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The Fat Oxen House Project
The Fat Oxen House is a legacy structure located at 9023 Harris Street, Urbana MD 21704, next to the Natelli Community Center.

Fat Oxen Art Contest
Foundation Stabilization and Weatherization
Fat Oxen History and Background - What's in a Name?
A Place Called "Fat Oxen"


The house has existed at least since 1747, and was once the heart of a 1,000-acre farm. It remains today as a reminder of the area's history. In honor of that history, the Villages of Urbana is planning several important initiatives:


Fat Oxen House Art Contest Winner Announced

Congratulations to Rani Rusnock, the winner of the VOU Fat Oxen House Art Contest. Her beautiful water color evoked the history of the farmhouse when it was the centerpiece of a productive farm.

To see all the art submitted, click here.

Other participants include:
Rani Rusnock
Ratha Soumphontphakdy
Jun Yang
Christine Rusnock
Tara Jernejcic
Erin Pinckney
Jerry Rusnock
Averie Paulus and Amber Melson
Michael Zyrianov
Kian Byrne
Ava Rae Furr
Stacy Taylor
Giada Gentilucci
Elizabeth Sun

Foundation Stabilization and Weatherization

During 2022, efforts are being made to stabilize the foundation of the structure and to replace some rotting windows and doors. This photo shows some of the trees/timbers used to support the structure right now!


Fat Oxen History and Background -
What's in a Name?

Naming this plot “Fat Oxen” was an expression of hope for a prosperous future and productive farm enterprise. Oxen were necessary and prized as work animals. If your hard-working oxen were healthy and fat, that was a sign of prosperity. This farm did not raise oxen for sale, but used them for labor in an age before tractors and other machinery. Oxen were used for heavy hauling and plowing.

A Place Called “Fat Oxen”

  • Originally written for the Villages of Urbana Reporter, May 2003
It’s the handsome house with the very peculiar name. It is one of the oldest houses in all of Frederick County, and the first substantial home built in the Urbana region. From high on a hill, it has looked south to Sugarloaf Mountain since the mid-1700s.

It is “Fat Oxen,” and it was once the center of a 1,000-acre plantation created by the prominent Beall family, whose Scottish forebears immigrated to the English colony of Maryland in the late 1600s. Now this restored house is a focal point of one of Maryland’s newest communities, the Villages of Urbana.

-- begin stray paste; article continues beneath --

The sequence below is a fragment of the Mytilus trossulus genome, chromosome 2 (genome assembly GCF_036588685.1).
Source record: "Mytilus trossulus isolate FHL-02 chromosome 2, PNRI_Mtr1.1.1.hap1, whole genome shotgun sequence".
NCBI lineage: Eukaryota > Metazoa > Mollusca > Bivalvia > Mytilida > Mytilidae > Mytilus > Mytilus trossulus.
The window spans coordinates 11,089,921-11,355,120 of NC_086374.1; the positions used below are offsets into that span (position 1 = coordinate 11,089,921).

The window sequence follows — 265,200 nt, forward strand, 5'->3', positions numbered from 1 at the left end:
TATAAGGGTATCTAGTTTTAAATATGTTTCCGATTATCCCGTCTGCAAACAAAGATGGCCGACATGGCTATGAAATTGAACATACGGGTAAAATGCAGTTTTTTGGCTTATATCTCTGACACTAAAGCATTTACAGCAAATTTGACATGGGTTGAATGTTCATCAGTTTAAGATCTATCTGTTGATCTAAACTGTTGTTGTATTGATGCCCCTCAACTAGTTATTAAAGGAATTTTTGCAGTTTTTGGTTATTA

“Fat Oxen” has fallen into disrepair in recent decades, through the neglect of owners and tenants, and it was finally abandoned as a residence in the early 1990s.

When Monocacy Land Company and Natelli Communities began planning the Villages of Urbana a few years later, one of the first things they did was board up the windows and doors of this dilapidated but priceless and secure it behind high locked fencing to prevent further deterioration and vandalism.
[In 2003], resourceful craftsmen – masons, carpenters, roofers and painters – have taken painstaking efforts to put this wonderful house back in its original structural condition. Next will come the gradual renovation of Fat Oxen’s distinctive interiors, featuring early mantels, wide-plan flooring and massive corner fireplaces.

The Bealls of Maryland
The Beall family (pronounced “Bell” in Maryland) first settled in the tidewater region of southern Maryland, in what is now Prince George’s and Charles counties… In 1712, a Swiss explorer named Louis Michel hiked up Sugarloaf Mountain and made maps of the surrounding region. The first [European] settlers arrived in the 1730s and 1740s – Germans coming south from Pennsylvania and English families migrating northwest from the Chesapeake region of Maryland.

The first Beall settler, Nathaniel, and his wife Ann Murdoch Beall, built a log cabin in the early 1740s, where their son Elisha Beall was born in 1745, one of the first children of English descent born in the newly created Frederick County. The cabin probably stood on the site of today’s Boxwood Lodge, a handsome fieldstone house built by Elisha’s family in 1810. Restored today, it is visible on the east side of Route 355, overlooking a lovely pond next to the Villages of Urbana’s north entrance. The Bealls would later manufacture bricks at a brickyard in old Urbana village during the 19th century.